• View in gallery
    Figure 1

    Postcontrast transverse T1-weighted (A), transverse T2-weighted (B), and postcontrast dorsal T1-weighted (C) MRI images of the calvarium at the level of the olfactory bulb and transverse T2-weighted MRI image at the level of the left medial retropharyngeal lymph node (D) of a 7-year-old male castrated Golden Retriever evaluated for worsening signs of dull mentation, frequent sneezing, and left-sided epistaxis.

  • View in gallery
    Figure 2

    Same images as in Figure 1. A—A mass (arrows) has marked heterogenous contrast enhancement, contact with meninges, and substantial rightward midline shift, supporting extra-axial origin. B—Minimal peritumoral edema surrounds the mass (arrow). C—There is bilateral extension of the mass (arrows) into the nasal cavities, worse on the left. D—The left medial retropharyngeal lymph node (arrows) is markedly enlarged.

  • 1.

    Weishaar KM, Thamm DH, Worley DR, Kamstock DA. Correlation of nodal mast cells with clinical outcome in dogs with mast cell tumour and a proposed classification system for the evaluation of node metastasis. J Comp Pathol. 2014;151:329338.

    • Search Google Scholar
    • Export Citation
  • 2.

    Moore TW, Bentley RT, Moore SA, et al. Spinal mast cell tumors in dogs: imaging features and clinical outcome of four cases. Vet Radiol Ultrasound. 2017;58:4452.

    • Search Google Scholar
    • Export Citation
  • 3.

    Moore LE, Garrett LD, Debey B, Biller DS. Spinal mast cell tumor in a dog. J Am Anim Hosp Assoc. 2002;38:6770.

  • 4.

    Kitagawa M, Okada M, Yamamura H, Kanayama K, Sakai T. Diagnosis of olfactory neuroblastoma in a dog by magnetic resonance imaging. Vet Rec. 2006;159:288289.

    • Search Google Scholar
    • Export Citation
  • 5.

    Khoo A, Lane A, Wyatt K. Intranasal mast cell tumor in the dog: a case series. Can Vet J. 2017;58:851854.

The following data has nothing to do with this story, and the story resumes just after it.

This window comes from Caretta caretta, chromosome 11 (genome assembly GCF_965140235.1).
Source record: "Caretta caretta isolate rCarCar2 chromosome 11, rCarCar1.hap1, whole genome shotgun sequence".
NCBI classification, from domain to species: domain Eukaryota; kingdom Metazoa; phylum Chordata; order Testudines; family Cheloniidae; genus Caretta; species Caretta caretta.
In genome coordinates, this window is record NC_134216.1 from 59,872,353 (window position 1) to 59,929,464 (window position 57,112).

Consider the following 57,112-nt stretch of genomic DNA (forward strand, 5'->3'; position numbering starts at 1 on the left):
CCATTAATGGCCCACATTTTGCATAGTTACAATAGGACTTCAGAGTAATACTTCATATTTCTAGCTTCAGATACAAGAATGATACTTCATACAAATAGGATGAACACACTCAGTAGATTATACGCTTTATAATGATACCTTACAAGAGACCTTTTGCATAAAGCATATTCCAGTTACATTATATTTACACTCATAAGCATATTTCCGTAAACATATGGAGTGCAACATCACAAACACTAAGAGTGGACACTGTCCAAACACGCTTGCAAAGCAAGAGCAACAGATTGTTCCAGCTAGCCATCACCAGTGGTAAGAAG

• 6.

    Matsuda A, Tanaka A, Muto S, et al. A novel NF-kappaB inhibitor improves glucocorticoid sensitivity of canine neoplastic lymphoid cells by up-regulating expression of glucocorticoid receptors. Res Vet Sci. 2010;89: 378382.

    • Search Google Scholar
    • Export Citation
  • 7.

    Matsuda A, Tanaka A, Amagai Y, et al. Glucocorticoid sensitivity depends on expression levels of glucocorticoid receptors in canine neoplastic mast cells. Vet Immunol Immunopathol. 2011;144:321328.

    • Search Google Scholar
    • Export Citation
  • 8.

    Dos Santos Horta R, Eunice Lavalle G, Narducci Monteiro L, et al. Evaluation of histological, immunohistochemical, clinical and genetic prognostic factors associated with the response of canine mast cell tumours to glucocorticotherapy. J Comp Pathol. 2018;165:7281.

    • Search Google Scholar
    • Export Citation
  • 9.

    Patnaik AK, Ehler WJ, MacEwen EG. Canine cutaneous mast cell tumor: morphologic grading and survival time in 83 dogs. Vet Pathol. 1984;21:469474.

    • Search Google Scholar
    • Export Citation

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Nicole S. YangDepartment of Clinical Sciences, College of Veterinary Medicine and Biomedical Sciences, Colorado State University, Fort Collins, CO

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Lynn R. GriffinDepartment of Environmental and Radiological Health Sciences, College of Veterinary Medicine and Biomedical Sciences, Colorado State University, Fort Collins, CO

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Chad B. FrankDepartment of Microbiology, Immunology, and Pathology, College of Veterinary Medicine and Biomedical Sciences, Colorado State University, Fort Collins, CO

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Lisa R. BartnerDepartment of Clinical Sciences, College of Veterinary Medicine and Biomedical Sciences, Colorado State University, Fort Collins, CO

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Abstract

In collaboration with the American College of Veterinary Radiology

Abstract

In collaboration with the American College of Veterinary Radiology

History